MORE mumps cases have been reported in Cork, amid fears of a significant outbreak, it has been revealed.
Two cases of mumps were discovered at Davis College, Mallow, the latest in a spate of cases across the county.
A spokesperson for Cork Education and Training Board (CETB) have said that parents have been informed and that Davis College will continue to follow HSE guidelines concerning the situation.
A text sent to parents advised that if students were displaying symptoms they must remain out of school for five days, as per HSE guidelines.
GPs in Cork have reported seeing an increase in mumps, a highly contagious viral infection that usually affects children, recently while Cork Institute of Technology has warned of a spate of mumps cases in recent days.
In an email sent to students earlier this week, Dr Dan Collins, Academic Administration & Student Affairs Manager at CIT, said:
“A number of confirmed cases of Mumps have been reported in Cork and more specifically, within the Institute.
In a statement to The Echo, Dr Collins added:
“CIT are proactively creating awareness amongst our students and staff with this email while at the same time protecting the confidentiality and right to privacy of those affected.” Speaking to The Echo about the noted increase in mumps cases in Cork and across Ireland in recent months, Dr Nick Flynn of Union Quay and MyCorkGP.ie said:
“We are in the middle of a significant outbreak in Cork at the moment.
“I am diagnosing on average 3 patients per week for the last four weeks.
“There is an outbreak in CIT,” he added.
Dr Flynn stressed the fact that mumps is a vaccine preventable disease and he encouraged anyone between the ages of 10 and 30 to avail of the free MMR booster through their GP.
While mumps does not usually cause any long-term problems in children, it can lead to a higher risk of developing complications when contracted by teenagers and adults.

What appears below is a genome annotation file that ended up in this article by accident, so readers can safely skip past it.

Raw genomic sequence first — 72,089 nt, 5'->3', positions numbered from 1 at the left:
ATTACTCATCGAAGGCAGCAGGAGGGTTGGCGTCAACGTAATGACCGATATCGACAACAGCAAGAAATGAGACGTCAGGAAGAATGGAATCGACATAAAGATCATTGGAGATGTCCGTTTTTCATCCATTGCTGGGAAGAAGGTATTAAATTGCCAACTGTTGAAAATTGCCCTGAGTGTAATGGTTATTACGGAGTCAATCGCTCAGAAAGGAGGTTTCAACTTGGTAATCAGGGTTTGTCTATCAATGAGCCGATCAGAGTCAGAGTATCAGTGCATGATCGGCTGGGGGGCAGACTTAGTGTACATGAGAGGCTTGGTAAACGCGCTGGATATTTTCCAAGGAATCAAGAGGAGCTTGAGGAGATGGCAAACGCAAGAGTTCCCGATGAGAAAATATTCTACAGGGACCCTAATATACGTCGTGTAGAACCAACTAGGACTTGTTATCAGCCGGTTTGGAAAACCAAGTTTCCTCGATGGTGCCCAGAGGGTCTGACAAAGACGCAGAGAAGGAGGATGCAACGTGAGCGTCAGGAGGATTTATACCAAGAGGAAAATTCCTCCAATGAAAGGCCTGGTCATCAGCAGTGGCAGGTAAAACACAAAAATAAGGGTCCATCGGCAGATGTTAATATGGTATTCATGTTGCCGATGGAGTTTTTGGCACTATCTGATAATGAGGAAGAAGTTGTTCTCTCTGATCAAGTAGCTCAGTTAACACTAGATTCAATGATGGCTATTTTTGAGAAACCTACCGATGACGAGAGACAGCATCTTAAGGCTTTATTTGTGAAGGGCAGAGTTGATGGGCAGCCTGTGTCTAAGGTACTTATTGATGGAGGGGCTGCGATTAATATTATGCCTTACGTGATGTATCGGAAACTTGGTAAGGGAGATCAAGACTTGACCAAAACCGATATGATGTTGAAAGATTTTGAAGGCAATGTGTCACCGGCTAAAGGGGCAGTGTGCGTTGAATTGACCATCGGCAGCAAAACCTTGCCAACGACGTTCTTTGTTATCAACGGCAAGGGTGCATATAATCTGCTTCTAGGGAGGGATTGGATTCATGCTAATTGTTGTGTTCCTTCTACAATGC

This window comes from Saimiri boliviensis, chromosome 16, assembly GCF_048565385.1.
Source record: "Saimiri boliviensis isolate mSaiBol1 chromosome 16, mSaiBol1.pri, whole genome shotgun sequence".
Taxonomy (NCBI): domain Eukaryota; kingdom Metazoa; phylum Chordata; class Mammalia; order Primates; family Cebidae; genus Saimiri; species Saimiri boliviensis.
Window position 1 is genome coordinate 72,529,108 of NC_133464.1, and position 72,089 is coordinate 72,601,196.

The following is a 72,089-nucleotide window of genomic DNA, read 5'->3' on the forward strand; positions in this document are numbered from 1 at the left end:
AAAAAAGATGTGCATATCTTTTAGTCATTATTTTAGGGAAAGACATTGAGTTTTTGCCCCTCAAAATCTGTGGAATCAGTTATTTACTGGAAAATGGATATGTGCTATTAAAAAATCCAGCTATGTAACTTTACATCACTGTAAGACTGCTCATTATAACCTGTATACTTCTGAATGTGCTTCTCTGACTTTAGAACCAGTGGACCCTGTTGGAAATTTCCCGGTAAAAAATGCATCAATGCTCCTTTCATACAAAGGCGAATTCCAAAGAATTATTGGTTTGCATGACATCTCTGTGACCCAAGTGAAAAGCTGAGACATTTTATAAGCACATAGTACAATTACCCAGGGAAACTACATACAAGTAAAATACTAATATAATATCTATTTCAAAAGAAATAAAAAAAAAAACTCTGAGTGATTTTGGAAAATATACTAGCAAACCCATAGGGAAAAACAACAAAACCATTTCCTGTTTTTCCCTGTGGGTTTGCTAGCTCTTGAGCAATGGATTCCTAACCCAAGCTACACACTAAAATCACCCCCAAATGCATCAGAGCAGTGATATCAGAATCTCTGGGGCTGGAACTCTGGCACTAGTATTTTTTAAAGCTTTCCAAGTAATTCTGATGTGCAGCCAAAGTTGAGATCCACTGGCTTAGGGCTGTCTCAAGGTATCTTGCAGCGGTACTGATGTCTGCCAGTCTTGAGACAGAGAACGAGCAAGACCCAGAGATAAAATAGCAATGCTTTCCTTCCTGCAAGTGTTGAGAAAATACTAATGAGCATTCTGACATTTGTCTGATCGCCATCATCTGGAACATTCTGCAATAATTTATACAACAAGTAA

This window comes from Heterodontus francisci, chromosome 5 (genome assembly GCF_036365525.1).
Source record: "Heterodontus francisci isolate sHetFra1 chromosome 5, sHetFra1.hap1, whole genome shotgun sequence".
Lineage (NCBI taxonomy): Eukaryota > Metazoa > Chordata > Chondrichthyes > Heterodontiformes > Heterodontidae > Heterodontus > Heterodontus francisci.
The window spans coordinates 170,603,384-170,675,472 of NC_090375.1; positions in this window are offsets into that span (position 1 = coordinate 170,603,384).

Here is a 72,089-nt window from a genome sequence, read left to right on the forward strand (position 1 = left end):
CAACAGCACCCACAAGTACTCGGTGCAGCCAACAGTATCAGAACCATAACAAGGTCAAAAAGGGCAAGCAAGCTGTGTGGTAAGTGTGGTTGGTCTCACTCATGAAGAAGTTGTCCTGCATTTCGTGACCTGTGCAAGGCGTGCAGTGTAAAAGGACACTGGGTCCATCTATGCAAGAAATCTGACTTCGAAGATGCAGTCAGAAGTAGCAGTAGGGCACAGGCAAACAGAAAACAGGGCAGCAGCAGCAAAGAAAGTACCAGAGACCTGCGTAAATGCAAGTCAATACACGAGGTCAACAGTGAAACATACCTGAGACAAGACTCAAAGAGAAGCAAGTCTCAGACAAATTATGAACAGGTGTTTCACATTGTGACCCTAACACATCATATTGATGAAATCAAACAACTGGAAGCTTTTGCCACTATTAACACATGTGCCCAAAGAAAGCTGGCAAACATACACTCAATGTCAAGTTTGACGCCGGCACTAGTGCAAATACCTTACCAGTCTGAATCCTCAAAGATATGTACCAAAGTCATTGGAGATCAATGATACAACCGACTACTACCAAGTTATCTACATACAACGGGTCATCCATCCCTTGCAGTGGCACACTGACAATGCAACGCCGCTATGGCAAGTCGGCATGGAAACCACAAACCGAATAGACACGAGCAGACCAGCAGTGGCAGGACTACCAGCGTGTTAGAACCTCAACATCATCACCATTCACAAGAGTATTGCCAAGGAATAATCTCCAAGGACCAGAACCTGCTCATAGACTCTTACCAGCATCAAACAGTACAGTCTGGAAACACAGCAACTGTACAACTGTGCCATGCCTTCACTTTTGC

Almost 30 cases of mumps were reported in Cork in the first two weeks of this year alone compared to the same period in 2019, when around 12 cases were reported throughout Ireland.
Dr Chris Luke, consultant in emergency medicine and adjunct senior lecturer in public health at University College Cork (UCC), advised those who believe they may have the mumps to avoid GP surgeries and crowded hospitals.
“The key message would be that all infectious diseases require more or less the same initial treatment - triage process and vigilance with personal protective measures by the staff in our emergency departments,” he explained.
“Ideally, affected patients should not present to the emergency department but should talk to their GPs first by phone.
“Most of these illnesses can be managed at home unless they have severe abdominal pain or testicular pain, suggesting what is called a mumps ‘orchitis’.
“That is relatively unusual but serious and testicular pain needs specialist assessment,” he added.
“The other important message is that it's never too late to get a mumps, measles and rubella (MMR) vaccine.”